>>> SOAP and HTTP specs, hence my enthusiastic attempts to champion it.
>>>
>>>
>> It sounds like you are suggesting that a SOAP/HTTP intermediary
>> should be treated as a HTTP proxy (presumably a "non-transparent
>> proxy") rather than a HTTP gateway as is currently the case with the
>> SOAP 1.2 HTTP binding ?
>>
>
> Sort of ...
>
> I disagree that the default HTTP binding assumes a gateway model, but
> yes, a non-terminating (proxy-like) model is what I have in mind.  I
> should also add though, for clarity and completeness' sake, that
> SOAP/HTTP gateways can be SOAP intermediaries, and I'm not suggesting
> those shouldn't be able to be used, except insofar as they must also
> be the ultimate recipient.
>
Right, as I said, you think that the SOAP/HTTP binding should treat a  
SOAP *intermediary* as a non-transparent proxy (BTW, I think there's  
some merit to this idea). The SOAP ultimate destination could either  
be an HTTP gateway or origin server as there's no real difference in  
the HTTP protocol between those two.

IMO, the SOAP 1.2 HTTP binding clearly treats intermediaries as HTTP  
gateways, I agree that there's ambiguity in the text you point to but  
your desired interpretation is not borne out by the rest of the  
specification.

> Earlier you mentioned a "SOAP level" and an "HTTP level".  FWIW, my
> view is that there is only one level there that both technologies  
> share.
>
Understood.

>
>> If I followed you correctly then I think that sounds like an
>> interesting avenue for discussion but (as you note above) it doesn't
>> match the model most folks have nor (IMO) the current SOAP 1.2 HTTP
>> binding.
>>
>
> Right.  I think we can probably agree that there's ambiguity in the
> default SOAP 1.2 HTTP binding which the WS-Addressing WG interpreted
> one particular way.

I think that is understating the case. Its not just the WS-Addressing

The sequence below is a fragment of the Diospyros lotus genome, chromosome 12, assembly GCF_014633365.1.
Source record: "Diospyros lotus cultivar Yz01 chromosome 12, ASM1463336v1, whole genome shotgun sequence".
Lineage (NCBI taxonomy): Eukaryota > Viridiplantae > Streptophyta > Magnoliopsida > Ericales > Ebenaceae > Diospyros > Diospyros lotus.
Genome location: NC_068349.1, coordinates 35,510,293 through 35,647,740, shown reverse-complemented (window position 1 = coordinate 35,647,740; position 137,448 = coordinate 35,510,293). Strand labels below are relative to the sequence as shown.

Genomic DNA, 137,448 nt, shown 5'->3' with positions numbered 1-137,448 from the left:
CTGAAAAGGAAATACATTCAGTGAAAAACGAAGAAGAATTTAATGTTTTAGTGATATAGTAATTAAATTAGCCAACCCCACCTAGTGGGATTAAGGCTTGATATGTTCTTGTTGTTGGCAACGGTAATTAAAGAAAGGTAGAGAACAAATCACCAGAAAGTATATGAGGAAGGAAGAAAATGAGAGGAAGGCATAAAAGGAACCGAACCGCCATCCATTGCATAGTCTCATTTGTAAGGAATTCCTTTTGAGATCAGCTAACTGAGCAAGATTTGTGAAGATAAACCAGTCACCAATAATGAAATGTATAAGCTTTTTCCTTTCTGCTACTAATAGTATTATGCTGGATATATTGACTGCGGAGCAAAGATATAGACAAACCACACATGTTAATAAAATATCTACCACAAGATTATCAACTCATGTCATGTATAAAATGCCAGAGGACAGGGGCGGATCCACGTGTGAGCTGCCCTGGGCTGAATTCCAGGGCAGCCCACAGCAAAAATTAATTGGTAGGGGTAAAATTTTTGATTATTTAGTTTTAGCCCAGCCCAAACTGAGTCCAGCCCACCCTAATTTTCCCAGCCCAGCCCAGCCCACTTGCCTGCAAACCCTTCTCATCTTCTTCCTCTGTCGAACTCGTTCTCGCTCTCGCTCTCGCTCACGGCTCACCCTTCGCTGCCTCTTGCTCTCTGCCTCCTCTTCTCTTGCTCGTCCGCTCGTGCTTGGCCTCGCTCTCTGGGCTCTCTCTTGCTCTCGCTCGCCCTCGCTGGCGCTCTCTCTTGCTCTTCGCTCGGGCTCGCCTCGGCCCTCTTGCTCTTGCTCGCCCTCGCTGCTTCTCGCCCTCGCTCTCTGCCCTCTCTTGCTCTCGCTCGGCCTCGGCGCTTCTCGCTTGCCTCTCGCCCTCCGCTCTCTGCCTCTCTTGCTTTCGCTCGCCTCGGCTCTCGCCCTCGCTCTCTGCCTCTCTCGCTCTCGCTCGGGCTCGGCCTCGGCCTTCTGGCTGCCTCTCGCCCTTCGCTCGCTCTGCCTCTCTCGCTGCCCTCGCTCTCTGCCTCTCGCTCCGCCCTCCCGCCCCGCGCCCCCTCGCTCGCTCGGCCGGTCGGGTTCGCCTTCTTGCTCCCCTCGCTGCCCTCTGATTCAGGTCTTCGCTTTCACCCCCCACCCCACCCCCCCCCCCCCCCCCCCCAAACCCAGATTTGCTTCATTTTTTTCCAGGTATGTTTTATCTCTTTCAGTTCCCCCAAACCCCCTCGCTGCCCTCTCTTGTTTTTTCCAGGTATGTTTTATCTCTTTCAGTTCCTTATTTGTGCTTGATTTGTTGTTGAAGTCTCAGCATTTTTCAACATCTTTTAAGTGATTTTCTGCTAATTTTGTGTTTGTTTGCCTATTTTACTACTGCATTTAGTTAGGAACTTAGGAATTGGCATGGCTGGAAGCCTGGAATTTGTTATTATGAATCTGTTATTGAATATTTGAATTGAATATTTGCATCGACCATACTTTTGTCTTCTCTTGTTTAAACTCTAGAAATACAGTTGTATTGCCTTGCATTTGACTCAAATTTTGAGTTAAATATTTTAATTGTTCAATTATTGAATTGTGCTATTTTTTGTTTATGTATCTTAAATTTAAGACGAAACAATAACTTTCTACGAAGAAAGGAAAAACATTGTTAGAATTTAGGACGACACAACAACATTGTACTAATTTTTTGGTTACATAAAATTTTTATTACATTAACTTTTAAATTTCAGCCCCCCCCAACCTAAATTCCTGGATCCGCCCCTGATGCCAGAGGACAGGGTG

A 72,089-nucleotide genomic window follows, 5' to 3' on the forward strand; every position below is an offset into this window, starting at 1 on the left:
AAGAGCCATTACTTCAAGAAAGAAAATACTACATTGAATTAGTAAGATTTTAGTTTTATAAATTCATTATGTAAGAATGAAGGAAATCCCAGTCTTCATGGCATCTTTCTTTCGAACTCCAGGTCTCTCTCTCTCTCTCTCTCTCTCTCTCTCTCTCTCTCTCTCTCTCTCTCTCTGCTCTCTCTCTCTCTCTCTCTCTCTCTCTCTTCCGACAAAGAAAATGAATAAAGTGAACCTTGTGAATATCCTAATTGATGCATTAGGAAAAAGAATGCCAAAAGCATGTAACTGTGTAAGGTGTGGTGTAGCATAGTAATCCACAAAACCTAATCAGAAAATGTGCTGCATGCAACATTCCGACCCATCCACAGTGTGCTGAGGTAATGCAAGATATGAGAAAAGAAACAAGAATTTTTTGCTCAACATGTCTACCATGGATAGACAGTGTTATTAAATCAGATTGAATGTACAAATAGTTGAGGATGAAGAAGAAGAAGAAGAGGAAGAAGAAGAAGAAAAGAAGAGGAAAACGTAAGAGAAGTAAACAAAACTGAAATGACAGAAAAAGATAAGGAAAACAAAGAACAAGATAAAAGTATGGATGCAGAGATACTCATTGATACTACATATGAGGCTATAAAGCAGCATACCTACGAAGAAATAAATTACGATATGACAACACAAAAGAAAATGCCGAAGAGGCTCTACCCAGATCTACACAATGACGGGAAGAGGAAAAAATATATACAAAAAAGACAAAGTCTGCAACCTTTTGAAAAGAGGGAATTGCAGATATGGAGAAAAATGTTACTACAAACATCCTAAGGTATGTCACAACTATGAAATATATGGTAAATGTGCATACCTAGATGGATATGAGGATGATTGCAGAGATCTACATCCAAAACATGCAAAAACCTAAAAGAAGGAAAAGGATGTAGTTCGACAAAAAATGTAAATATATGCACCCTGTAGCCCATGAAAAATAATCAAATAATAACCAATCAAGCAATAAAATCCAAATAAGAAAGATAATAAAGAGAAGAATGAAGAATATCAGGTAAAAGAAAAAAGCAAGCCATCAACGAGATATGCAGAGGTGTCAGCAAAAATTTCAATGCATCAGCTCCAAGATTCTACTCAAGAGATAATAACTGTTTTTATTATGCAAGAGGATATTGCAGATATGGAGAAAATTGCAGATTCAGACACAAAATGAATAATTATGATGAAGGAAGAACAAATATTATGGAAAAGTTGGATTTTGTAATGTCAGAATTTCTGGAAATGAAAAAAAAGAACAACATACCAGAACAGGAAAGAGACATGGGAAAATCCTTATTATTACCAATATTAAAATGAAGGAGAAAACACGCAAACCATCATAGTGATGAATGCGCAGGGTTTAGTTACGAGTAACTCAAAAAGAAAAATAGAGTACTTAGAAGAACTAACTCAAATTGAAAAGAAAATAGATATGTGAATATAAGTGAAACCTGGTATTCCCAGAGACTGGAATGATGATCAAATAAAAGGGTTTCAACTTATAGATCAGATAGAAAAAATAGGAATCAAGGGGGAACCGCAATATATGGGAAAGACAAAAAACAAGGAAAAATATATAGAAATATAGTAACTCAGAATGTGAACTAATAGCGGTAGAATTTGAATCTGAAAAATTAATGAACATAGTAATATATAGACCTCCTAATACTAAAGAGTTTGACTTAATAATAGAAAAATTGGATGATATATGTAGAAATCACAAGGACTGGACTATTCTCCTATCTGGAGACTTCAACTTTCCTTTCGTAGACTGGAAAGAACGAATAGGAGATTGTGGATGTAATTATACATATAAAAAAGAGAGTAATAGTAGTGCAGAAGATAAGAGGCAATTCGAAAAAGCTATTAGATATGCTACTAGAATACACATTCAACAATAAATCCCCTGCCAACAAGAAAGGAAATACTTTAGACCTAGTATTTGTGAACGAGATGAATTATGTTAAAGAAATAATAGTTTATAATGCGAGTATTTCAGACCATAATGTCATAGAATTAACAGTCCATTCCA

WG that interpreted the SOAP 1.2 HTTP binding one particular way,  
rather I'd posit that the interpretation I described at the top of  
this note is the commonly accepted one - the definition of the  
ImmediateDestination property is pretty crisp even with the slight  
ambiguity later in the spec that you pointed out.

>   My position is that this interpretation is
> inconsistent (in very significant ways) with Web architecture, yet
> needn't be if the different interpretation is used.  Moreover, with
> this other interpretation, the WS-Addressing specifications would be
> significantly simplified.
>
Understood, though more than a different interpretation is needed  
(IMO), the SOAP 1.2 binding would need to be changed.

> The WS-A WG has already rejected this issue once before[1], so I'm
> under no delusion that it might pick it up again.  When I return from
> vacation, I'll probably take it up with XMLP WG and see where that
> leads.

That sounds like a sensible course of action given that is where the  
binding is defined.

Marc.

>   The TAG has yet to take action on endPointsRef-47[2] too, which
> concerns the same issue.
>
>  [1] http://lists.w3.org/Archives/Public/public-ws-addressing/ 
> 2005Jan/0001.html
>  [2] http://www.w3.org/2001/tag/issues.html#endPointRefs-47
>
> Mark.
> -- 
> Mark Baker.  Ottawa, Ontario, CANADA.          http://www.markbaker.ca
> Coactus; Web-inspired integration strategies   http://www.coactus.com
>
>

---
Marc Hadley <marc.hadley at sun.com>
Business Alliances, CTO Office, Sun Microsystems.




Received on Wednesday, 24 August 2005 14:31:39 GMT